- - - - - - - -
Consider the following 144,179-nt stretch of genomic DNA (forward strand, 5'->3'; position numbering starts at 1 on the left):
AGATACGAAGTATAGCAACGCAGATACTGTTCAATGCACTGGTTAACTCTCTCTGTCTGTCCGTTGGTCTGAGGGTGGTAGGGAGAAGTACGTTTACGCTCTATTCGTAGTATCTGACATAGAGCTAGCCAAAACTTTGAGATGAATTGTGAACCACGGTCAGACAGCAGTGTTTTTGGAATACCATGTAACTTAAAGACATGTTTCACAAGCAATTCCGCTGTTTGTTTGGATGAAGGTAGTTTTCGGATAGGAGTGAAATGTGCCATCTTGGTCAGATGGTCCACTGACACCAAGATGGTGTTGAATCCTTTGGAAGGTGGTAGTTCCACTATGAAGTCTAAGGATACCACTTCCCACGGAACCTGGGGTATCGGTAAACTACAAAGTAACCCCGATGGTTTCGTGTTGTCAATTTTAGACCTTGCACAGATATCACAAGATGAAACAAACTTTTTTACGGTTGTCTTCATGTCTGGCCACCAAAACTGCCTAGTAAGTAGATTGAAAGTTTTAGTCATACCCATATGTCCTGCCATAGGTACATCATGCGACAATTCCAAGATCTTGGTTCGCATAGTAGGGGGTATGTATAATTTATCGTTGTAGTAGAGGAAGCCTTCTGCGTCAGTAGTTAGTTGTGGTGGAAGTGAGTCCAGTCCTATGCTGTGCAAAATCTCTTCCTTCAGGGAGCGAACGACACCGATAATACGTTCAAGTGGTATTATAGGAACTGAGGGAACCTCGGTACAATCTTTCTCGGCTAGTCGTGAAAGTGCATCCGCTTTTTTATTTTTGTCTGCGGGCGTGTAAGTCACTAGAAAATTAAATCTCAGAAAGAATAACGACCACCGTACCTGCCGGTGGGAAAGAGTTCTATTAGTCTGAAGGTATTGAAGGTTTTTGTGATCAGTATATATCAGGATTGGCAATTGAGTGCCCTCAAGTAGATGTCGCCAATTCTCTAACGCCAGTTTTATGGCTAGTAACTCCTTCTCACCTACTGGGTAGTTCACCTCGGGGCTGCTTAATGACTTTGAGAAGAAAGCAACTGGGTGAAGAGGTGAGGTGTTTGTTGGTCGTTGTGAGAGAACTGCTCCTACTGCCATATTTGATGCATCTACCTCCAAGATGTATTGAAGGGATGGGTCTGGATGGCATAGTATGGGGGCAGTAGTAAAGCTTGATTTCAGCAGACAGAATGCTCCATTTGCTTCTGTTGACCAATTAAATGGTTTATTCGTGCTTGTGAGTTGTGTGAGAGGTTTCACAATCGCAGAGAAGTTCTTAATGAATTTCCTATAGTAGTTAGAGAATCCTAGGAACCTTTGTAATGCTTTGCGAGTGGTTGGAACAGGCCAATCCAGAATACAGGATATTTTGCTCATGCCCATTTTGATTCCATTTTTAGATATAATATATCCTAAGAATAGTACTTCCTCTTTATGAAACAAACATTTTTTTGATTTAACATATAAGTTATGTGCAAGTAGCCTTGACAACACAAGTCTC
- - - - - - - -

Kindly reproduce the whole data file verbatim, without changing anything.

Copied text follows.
Consider the following 144,179-nt stretch of genomic DNA (forward strand, 5'->3'; position numbering starts at 1 on the left):
AGATACGAAGTATAGCAACGCAGATACTGTTCAATGCACTGGTTAACTCTCTCTGTCTGTCCGTTGGTCTGAGGGTGGTAGGGAGAAGTACGTTTACGCTCTATTCGTAGTATCTGACATAGAGCTAGCCAAAACTTTGAGATGAATTGTGAACCACGGTCAGACAGCAGTGTTTTTGGAATACCATGTAACTTAAAGACATGTTTCACAAGCAATTCCGCTGTTTGTTTGGATGAAGGTAGTTTTCGGATAGGAGTGAAATGTGCCATCTTGGTCAGATGGTCCACTGACACCAAGATGGTGTTGAATCCTTTGGAAGGTGGTAGTTCCACTATGAAGTCTAAGGATACCACTTCCCACGGAACCTGGGGTATCGGTAAACTACAAAGTAACCCCGATGGTTTCGTGTTGTCAATTTTAGACCTTGCACAGATATCACAAGATGAAACAAACTTTTTTACGGTTGTCTTCATGTCTGGCCACCAAAACTGCCTAGTAAGTAGATTGAAAGTTTTAGTCATACCCATATGTCCTGCCATAGGTACATCATGCGACAATTCCAAGATCTTGGTTCGCATAGTAGGGGGTATGTATAATTTATCGTTGTAGTAGAGGAAGCCTTCTGCGTCAGTAGTTAGTTGTGGTGGAAGTGAGTCCAGTCCTATGCTGTGCAAAATCTCTTCCTTCAGGGAGCGAACGACACCGATAATACGTTCAAGTGGTATTATAGGAACTGAGGGAACCTCGGTACAATCTTTCTCGGCTAGTCGTGAAAGTGCATCCGCTTTTTTATTTTTGTCTGCGGGCGTGTAAGTCACTAGAAAATTAAATCTCAGAAAGAATAACGACCACCGTACCTGCCGGTGGGAAAGAGTTCTATTAGTCTGAAGGTATTGAAGGTTTTTGTGATCAGTATATATCAGGATTGGCAATTGAGTGCCCTCAAGTAGATGTCGCCAATTCTCTAACGCCAGTTTTATGGCTAGTAACTCCTTCTCACCTACTGGGTAGTTCACCTCGGGGCTGCTTAATGACTTTGAGAAGAAAGCAACTGGGTGAAGAGGTGAGGTGTTTGTTGGTCGTTGTGAGAGAACTGCTCCTACTGCCATATTTGATGCATCTACCTCCAAGATGTATTGAAGGGATGGGTCTGGATGGCATAGTATGGGGGCAGTAGTAAAGCTTGATTTCAGCAGACAGAATGCTCCATTTGCTTCTGTTGACCAATTAAATGGTTTATTCGTGCTTGTGAGTTGTGTGAGAGGTTTCACAATCGCAGAGAAGTTCTTAATGAATTTCCTATAGTAGTTAGAGAATCCTAGGAACCTTTGTAATGCTTTGCGAGTGGTTGGAACAGGCCAATCCAGAATACAGGATATTTTGCTCATGCCCATTTTGATTCCATTTTTAGATATAATATATCCTAAGAATAGTACTTCCTCTTTATGAAACAAACATTTTTTTGATTTAACATATAAGTTATGTGCAAGTAGCCTTGACAACACAAGTCTC